Freckle Productions‘ Tiddler and Other Terrific Tales is a show packed with delicious ingredients that needs just an extra bit of spice and more care in the mixing stage. At its best it teaches children the joy and simplicity of make-believe play with everyday objects. A big plus point in a world obsessed with screen-time. At its worst, it struggled with timing. Four favourite bedtime tales were muddled and cut down in order to squash and squeeze them into the hour run when three would have been plenty.
Having seen Emma Bright’s super fun marketing and the energetic cast on the video trailer and in the media images (a different cast to the current 2018 tour), I was excited to take my toddler along to enjoy the stories she loves live on stage. I had expected bright and inventive storytelling, which we got in part, but the non-linear explorations of the books’ events made for a jittery audience.
The well-known stories by Julia Donaldson (illustrated by Axel Scheffler), of Gruffalo fame, are written with fun rhythms and well known catch phrases. Unfortunately, much of this word play disappeared in the switching in and out of the Monkey Puzzle story and the back to front telling of Tiddler. Some of the storytelling seemed to lack the pace that the audience, familiar with the texts, expected, whereas other parts of the performance raced by. As a result, the new material was tricky to follow and the well-known stories lost some of their energy. A more pacy delivery of Donaldson’s well-loved rhymes could have whipped the children along to chime in with their favourite phrases and the titters of laughter would have filled the room. Obviously some distraction is expected in a room of little ones but the Tewkesbury audience were far from rapt and it was a shame that the few invitations for audience participation were met with only a handful of replies not the buzz of an enthralled crowd.
Having said this, there was much to love: the star of this vibrant production is the aesthetic. We entered the auditorium to see a climbing frame of excellent intrigue. A platform rested across two A-frames which sat either side of a long table surrounded by boxes and baskets. On top of the platform sat three of my toddler’s favourite things: hats. In three different colours. The set up was simple but enough to keep little eyes searching for clues about what mummy meant by ‘theatre’.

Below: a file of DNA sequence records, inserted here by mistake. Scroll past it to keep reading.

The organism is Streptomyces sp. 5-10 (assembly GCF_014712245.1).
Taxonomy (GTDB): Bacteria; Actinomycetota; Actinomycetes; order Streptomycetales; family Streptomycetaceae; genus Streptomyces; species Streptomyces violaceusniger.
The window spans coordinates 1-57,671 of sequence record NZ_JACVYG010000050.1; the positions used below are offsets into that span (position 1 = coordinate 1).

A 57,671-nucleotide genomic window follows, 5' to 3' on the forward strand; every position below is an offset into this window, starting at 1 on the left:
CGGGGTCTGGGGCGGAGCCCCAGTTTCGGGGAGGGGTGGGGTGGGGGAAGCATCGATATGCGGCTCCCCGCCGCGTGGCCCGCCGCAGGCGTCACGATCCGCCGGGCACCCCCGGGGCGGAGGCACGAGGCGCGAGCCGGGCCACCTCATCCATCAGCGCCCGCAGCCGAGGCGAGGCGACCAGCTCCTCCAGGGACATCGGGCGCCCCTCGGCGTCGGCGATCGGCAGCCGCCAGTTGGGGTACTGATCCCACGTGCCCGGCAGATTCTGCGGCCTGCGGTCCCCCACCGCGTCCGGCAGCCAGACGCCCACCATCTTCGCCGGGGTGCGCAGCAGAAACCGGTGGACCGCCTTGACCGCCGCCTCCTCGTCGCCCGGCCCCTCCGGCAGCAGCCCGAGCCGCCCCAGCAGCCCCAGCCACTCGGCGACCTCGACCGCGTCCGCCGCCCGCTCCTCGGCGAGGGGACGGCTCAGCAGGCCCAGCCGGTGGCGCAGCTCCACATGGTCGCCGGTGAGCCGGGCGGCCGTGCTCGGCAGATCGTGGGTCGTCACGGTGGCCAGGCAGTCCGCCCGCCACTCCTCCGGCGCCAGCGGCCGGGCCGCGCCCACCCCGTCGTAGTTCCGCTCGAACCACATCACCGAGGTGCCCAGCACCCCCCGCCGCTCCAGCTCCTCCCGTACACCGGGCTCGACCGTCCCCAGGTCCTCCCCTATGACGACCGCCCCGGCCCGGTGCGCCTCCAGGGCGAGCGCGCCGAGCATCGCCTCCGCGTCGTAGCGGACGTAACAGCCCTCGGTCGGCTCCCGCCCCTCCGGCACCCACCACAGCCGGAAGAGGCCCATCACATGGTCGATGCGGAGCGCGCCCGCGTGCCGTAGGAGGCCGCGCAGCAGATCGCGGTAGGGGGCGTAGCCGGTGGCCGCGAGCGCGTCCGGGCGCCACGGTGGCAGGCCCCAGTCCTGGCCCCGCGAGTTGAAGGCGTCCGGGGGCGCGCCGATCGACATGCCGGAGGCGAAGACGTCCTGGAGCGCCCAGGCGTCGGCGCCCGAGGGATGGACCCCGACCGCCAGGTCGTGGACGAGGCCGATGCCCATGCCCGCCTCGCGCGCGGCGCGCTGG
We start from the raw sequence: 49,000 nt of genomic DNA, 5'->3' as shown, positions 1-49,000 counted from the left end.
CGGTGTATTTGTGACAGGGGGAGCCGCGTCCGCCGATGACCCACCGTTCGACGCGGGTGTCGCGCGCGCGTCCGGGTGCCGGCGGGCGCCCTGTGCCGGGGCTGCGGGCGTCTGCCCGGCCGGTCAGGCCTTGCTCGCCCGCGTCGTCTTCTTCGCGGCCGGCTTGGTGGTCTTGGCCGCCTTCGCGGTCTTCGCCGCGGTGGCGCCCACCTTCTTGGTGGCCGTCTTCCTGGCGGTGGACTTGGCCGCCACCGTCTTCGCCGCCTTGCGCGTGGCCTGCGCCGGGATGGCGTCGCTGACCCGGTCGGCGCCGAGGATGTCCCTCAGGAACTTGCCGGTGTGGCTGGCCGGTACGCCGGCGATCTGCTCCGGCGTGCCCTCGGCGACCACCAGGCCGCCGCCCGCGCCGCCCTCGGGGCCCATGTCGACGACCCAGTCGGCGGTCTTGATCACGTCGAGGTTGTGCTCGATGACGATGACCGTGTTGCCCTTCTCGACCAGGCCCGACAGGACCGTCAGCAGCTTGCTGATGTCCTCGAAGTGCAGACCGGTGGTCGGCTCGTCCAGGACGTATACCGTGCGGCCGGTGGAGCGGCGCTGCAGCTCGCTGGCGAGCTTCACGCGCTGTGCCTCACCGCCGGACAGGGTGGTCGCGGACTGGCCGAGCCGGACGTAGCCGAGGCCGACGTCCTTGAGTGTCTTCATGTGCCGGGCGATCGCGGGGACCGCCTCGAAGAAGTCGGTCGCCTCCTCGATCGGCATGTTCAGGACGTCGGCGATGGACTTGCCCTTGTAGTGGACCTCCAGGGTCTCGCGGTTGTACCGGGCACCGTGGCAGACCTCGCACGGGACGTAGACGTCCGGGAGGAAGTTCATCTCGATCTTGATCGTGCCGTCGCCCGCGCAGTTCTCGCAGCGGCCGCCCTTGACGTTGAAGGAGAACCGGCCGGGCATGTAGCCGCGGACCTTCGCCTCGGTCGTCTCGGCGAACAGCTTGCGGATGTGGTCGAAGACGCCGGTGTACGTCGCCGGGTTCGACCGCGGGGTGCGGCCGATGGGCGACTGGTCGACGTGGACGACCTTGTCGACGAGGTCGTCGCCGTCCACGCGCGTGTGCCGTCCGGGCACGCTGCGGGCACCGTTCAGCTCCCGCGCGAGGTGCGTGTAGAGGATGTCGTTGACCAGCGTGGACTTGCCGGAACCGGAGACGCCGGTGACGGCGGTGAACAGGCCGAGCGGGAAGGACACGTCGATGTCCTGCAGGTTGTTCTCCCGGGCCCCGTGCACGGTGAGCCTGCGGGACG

The actors appeared and picked up the hat that best contrasted to their already multi-coloured outfit. While the costumes were of suitably muted colours, the bags they carried were bright and held great potential. From inside the actors drew an array of everyday objects and presented their versatility to the audience by ‘playing’ to explore all the shapes they could make. This setup engaged and paved the way for the invention of the storytelling that would follow. By the end of the opening routine, the stage was full of coloured objects hung, perched, balanced and filling all the nooks and crannies of the climbing frame.
Over the course of the hour, these items were utilised to create various jungle animals as the Monkey Puzzle monkey searched for his mum. The elephant’s flapping pillow case ears and slinky trunk were delightfully genius. We giggled at the scarf snake and the rope monkey himself was adorable.
It was great fun to see the platform adapted to create the Old Woman’s ‘tiny for one, titchy for two’ house in A Squash and a Squeeze. The use of the stage during this sequence was particularly engaging and the the chicken hat was another simple pleasure for the small people around us.
George the giant wasn’t quite as engaging in The Smartest Giant in Town. By this point, the audience were flagging a little and the cast felt less invested in this particular story, George in particular, although Alex Tosh redeemed himself with his saxophone playing; my little one loved the live music.
The story of Tiddler was a riot of colour. I loved the bright yellow fishermen coats and the use of the table as a rowing boat. The fish-topped hats were a fun gimmick and there was plenty of invention by combining lights with the found objects to create jellyfish.
In short, I would have liked the patter of the language to be more recognisable for the children but that’s a personal preference. It was a fun piece of children’s theatre but not the most engaging that I have seen. The well illustrated found object play will be the highlight we will take away to explore at home and that will do just fine.
Photos of the original 2017 cast from https://freckleproductions.co.uk/shows/tiddler-and-other-terrific-tales/gallery